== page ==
Following that disappointment, Smith struggled to revive his beleaguered side. He turned to Michael Standing to wear the shirt. His three game contribution was hardly the stuff of Oxford legend, but, more recently, fans have enjoyed his role at the centre of a boardroom debacle at Swindon Town. 

Smith, exasperated, stood down to be replaced by Darren Patterson. At the start of the 2008/9 season, Patterson handed the shirt to Michael Husbands, a signing from Macclesfield Town, who managed two games before slipping back into the shadows. 

Patterson couldn’t deliver the success the club desperately needed and was replaced by Chris Wilder who set about transforming the team into a promotion chasing machine. At the beginning of the 2009/10 season the number 24 was adopted by former Cardiff City loanee Matt Green. Green had nearly signed for Darren Patterson twelve months earlier, but turned the opportunity down at the last minute before signing a deal with Torquay United. Green joined on a season long loan to complete a ferocious three-pronged attack with James Constable and Jack Midson that blasted the club back to the Football League with a famous win over York City at Wembley, Green scoring the spectacular opening goal that catapulted the team to victory.

Green signed permanently as the club returned to the Football League, but became increasingly marginalised. He kept the shirt for a season and a half before moving to Cheltenham Town. At this point, the shirt passed to Mark Wilson, a former Manchester United starlet who’d largely lost his way on and off the pitch. Wilson managed only six appearances, though that included a famous 2-0 win over Swindon Town at The Kassam. He left the club and got caught up in a betting scandal a few months later.

The following season Chris Wilder signed Daniel Boateng on loan from Arsenal, despite his promise, League 2 football seemed a bit too much for the 20-year-old and after just two games he returned to his parent club. Another goalkeeping crisis later that season meant the shirt was handed to emergency signing, Luke McCormick. With the transfer window closed, Wilder needed cheap, available league experience to cover the loss of Ryan Clarke. Former Plymouth keeper, McCormick had recently been released from jail after serving time for causing death by drink driving which had resulted in him killing two children. Despite heavy criticism, McCormick proved a worthy stopgap, but was released at the end of the season having served his purpose.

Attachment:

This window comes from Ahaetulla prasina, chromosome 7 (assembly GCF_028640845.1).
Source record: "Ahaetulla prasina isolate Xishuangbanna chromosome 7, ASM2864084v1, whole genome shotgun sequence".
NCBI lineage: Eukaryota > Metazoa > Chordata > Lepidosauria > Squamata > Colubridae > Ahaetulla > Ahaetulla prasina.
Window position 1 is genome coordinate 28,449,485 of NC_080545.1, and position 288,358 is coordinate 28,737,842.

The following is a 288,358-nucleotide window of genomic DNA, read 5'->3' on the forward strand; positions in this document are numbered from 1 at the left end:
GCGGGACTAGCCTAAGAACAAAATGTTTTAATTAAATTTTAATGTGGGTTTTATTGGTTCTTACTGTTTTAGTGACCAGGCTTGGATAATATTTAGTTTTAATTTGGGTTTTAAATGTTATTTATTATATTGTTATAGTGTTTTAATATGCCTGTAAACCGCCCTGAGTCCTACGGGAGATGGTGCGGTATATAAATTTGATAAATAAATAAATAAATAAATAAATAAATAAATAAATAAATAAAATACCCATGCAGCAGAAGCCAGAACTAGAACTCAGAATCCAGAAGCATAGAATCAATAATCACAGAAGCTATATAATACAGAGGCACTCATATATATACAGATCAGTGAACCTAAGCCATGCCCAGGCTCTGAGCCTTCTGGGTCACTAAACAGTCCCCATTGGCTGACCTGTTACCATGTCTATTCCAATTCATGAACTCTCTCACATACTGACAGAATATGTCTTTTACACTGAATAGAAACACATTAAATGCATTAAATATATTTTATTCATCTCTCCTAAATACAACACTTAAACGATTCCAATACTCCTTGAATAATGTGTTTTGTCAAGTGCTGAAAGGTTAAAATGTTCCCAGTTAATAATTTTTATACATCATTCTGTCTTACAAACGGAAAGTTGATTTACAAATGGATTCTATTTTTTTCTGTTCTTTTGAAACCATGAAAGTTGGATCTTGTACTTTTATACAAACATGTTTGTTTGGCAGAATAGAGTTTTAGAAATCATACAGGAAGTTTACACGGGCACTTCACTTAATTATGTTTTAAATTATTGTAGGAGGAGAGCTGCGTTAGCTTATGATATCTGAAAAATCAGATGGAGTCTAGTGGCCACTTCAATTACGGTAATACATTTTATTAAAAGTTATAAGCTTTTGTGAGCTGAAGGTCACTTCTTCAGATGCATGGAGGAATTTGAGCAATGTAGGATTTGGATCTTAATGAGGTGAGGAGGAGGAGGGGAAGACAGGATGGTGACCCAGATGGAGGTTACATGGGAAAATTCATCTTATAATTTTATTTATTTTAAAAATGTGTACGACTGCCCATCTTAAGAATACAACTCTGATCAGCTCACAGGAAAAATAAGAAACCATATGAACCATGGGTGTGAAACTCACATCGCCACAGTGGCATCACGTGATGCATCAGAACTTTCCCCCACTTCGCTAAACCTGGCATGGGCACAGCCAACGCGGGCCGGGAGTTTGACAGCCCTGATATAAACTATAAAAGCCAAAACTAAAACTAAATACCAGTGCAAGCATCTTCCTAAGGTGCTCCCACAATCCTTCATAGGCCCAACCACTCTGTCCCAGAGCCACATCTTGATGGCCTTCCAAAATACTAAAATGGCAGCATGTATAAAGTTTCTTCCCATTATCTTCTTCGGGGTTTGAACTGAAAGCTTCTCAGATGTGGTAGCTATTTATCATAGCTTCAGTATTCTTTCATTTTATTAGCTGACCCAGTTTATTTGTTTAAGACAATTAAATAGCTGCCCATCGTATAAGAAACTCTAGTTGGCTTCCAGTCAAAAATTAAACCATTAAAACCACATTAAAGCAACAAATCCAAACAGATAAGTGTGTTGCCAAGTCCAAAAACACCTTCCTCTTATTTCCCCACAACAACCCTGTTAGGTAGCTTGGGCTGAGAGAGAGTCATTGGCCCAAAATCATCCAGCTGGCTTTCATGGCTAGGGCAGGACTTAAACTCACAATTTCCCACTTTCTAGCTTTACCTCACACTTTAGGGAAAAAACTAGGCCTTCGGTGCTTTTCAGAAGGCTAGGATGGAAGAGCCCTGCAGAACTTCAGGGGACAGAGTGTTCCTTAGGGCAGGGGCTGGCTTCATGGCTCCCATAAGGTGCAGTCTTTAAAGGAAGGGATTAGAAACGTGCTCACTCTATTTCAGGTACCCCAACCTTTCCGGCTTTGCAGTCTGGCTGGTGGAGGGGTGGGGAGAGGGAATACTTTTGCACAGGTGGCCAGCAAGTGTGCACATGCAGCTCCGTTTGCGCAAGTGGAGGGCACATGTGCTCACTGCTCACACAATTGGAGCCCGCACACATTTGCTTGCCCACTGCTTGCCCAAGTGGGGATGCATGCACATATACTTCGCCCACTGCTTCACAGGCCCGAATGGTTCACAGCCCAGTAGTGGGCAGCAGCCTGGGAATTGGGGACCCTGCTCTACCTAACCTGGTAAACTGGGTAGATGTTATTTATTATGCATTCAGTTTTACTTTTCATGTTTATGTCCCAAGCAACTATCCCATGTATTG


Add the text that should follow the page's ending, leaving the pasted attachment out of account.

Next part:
In 2013/14, the shirt remained vacant for much of the season but, with relations straining between Wilder and owner Ian Lenagan, the manager sought to add some cost-effective class to his attacking options. He brought in ageing Republic of Ireland international David Connolly on loan from Portsmouth. Despite coming to the end of his career, Connolly showed himself to still have ability beyond those who surrounded him. As Wilder moved on to Northampton Town to be replaced by Gary Waddock, Connolly scored four goals in fifteen appearances before returning to the south coast.

The shirt finally found stability in the hands of Josh Ashby who picked it up at the start of 2014/15 under Michael Appleton, appointed Head Coach as part of a summer coup. At one point Ashby had been identified as a future star with Chris Wilder rushing to sit him on the bench during the Conference days to help secure a future transfer fee. Ashby kept the shirt for four seasons, including the 2015/16 promotion under Michael Appleton, but only managed two league starts in all that time.

In 2018/19 the shirt went to Candice Carroll, the product of Oxford’s academy and a Republic of Ireland Under 23 international who put in a number of strong performances as full-back under Pep Clotet before being sold to Brentford. In the same transfer window, the shirt passed to Mark Sykes who’d arrived from Glenavon. 

When Sykes took on the number 18 shirt in 2019/20 the shirt was left vacant for a season before being picked up by Jordan Obita who signed from Reading on a short-term contract in the summer of 2020. When an offer from Wycombe Wanderers came in, Obita took the opportunity for more stability and left after just nine starts. From there, the shirt was handed to Joe Grayson signed on loan from Blackburn Rovers.

No shirt has been held by more players, its history is full of short-term loans, young prospects, long forgotten journeymen and emergency goalkeepers, plus one legend and one legendary goal. It may be the most unconventional shirt number, but, in many ways, it reflects the life of a lower league football club. 

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Oxblogger is a blog about Oxford United.